Most of us now live in cities or urban environments because, since around 2008, the human species has transformed itself from Homo sapiens ruralensis into Homo sapiens urbanensis. The human population has moved the centre of its distribution from the rural setting to the urban jungle and our everyday links with the natural world are therefore, arguably, weakening. The Oxford Junior Dictionary has dispensed with the word ‘acorn’ (albeit to much horrified adult comment) on the grounds that words such as acorn, lark and minnow have much less relevance to young people today than terms such as blog, download and broadband. Fears for the health, welfare and safety of our children in urban settings combine with formal Health & Safety regulations to ensure that the favoured areas for play today are constructed areas of climbing frames, spinning poles and scrambling nets, sometimes outdoor, sometimes indoors in great warehouses, rather than the trees, bush-dens, and yes, even ponds and streams which were playgrounds for those of us who are now of a certain age.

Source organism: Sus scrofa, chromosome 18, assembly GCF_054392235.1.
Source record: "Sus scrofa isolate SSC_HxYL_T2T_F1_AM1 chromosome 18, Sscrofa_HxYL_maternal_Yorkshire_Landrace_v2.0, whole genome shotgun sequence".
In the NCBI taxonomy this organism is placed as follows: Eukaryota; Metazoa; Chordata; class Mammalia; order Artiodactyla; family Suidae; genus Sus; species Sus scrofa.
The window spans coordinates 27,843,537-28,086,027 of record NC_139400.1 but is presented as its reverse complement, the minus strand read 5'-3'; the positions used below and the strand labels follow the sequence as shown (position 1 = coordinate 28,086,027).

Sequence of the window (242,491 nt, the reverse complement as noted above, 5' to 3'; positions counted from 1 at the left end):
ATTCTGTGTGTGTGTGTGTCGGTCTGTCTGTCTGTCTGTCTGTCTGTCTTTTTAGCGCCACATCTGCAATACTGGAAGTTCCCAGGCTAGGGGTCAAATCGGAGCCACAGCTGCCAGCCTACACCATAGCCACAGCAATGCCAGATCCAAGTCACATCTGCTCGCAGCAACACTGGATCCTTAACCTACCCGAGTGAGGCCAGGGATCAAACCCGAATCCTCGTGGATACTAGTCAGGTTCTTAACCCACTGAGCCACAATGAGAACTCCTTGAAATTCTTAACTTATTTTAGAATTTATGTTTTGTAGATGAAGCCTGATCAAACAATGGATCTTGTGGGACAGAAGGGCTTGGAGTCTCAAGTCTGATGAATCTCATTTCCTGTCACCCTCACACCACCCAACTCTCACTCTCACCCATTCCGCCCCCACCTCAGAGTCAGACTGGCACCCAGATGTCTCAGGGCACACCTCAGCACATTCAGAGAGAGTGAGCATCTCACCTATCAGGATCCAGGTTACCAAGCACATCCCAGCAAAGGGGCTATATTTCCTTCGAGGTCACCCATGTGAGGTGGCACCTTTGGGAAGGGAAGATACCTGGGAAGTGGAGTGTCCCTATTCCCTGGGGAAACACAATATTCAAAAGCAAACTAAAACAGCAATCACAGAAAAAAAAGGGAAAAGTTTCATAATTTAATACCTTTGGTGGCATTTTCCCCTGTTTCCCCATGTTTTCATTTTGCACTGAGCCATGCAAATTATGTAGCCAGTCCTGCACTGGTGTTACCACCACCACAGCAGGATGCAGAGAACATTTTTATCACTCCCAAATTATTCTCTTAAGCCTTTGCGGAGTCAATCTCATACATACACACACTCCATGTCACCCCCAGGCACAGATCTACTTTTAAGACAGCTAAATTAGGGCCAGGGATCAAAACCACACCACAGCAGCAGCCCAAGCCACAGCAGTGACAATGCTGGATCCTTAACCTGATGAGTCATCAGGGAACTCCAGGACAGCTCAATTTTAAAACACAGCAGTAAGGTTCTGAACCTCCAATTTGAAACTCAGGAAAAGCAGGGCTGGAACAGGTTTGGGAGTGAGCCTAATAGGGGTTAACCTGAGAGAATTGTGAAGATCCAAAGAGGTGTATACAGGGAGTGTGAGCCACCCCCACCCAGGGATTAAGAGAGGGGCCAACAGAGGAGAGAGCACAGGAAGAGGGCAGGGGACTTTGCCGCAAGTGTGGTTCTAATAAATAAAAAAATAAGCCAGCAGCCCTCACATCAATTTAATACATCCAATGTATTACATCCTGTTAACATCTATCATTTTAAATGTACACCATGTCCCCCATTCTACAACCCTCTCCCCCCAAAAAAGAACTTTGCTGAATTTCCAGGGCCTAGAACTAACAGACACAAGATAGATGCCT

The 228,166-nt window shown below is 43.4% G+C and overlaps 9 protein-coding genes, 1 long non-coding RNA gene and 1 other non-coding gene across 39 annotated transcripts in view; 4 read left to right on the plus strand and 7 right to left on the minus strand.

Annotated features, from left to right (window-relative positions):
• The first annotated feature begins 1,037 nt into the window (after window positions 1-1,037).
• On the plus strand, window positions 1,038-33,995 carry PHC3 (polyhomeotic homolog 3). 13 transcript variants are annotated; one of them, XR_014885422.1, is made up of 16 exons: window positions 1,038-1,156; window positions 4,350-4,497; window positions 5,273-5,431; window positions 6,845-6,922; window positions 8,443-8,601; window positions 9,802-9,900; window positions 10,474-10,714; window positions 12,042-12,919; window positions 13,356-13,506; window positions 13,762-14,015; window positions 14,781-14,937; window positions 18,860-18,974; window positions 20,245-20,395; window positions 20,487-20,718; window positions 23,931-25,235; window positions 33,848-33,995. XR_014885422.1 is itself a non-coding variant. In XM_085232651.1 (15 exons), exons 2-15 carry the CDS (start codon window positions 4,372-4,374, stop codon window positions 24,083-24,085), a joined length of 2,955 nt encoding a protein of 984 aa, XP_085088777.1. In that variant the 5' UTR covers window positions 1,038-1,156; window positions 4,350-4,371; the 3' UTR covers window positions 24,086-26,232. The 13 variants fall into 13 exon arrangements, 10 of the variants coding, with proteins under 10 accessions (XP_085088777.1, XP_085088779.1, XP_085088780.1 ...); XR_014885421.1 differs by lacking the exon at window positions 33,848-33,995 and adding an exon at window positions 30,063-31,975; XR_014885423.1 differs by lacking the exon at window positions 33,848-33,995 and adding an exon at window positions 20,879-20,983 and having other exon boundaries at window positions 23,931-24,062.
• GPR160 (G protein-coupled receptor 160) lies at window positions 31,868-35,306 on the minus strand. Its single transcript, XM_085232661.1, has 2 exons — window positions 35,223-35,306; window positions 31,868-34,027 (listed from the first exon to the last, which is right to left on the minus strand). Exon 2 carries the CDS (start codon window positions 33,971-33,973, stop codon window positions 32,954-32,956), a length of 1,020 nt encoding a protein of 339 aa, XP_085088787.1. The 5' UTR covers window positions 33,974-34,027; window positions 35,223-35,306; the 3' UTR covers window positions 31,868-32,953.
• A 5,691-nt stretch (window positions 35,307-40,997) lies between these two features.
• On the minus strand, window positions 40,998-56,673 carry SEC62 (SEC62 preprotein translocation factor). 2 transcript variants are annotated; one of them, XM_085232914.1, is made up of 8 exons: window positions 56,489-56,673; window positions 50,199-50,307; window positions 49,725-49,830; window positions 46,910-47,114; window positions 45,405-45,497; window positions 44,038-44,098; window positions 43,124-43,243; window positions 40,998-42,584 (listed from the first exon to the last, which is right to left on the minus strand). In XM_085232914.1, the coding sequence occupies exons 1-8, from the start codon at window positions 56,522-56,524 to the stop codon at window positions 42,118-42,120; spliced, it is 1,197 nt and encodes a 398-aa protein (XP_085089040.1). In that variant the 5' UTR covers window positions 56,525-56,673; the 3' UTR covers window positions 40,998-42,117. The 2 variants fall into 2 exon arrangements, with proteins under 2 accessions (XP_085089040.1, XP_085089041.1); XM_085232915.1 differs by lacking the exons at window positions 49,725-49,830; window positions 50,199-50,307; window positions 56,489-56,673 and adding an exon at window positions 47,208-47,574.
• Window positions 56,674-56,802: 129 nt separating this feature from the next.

Successive governments of all hues, not just in the UK but worldwide, have with a few notable exceptions tended to offer little more than lip-service to environmental issues and pursued the lightest-touch form of executive environmental action because they believe that what people really care about now is physical and financial security rather than butterflies, birds and wild flowers. They are almost certainly correct, at least at one level, but this attitude is based on the belief that Nature is an optional extra to be given consideration only when the important things in life have been sorted out. In other words, Nature is no longer believed to be important to the investment-fund manager in Canary Wharf or the tech-startup team in Hoxton or the hospital cleaner living in Manchester’s Moss Side because they all live, like most of us, in the urban environment. There is one industry, however, and arguably one of the largest contributors to the UK economy, which gives the lie to this belief and shows just how important Nature is even to the most hardened urbanite, though they themselves may not be aware of any positive feelings towards Nature.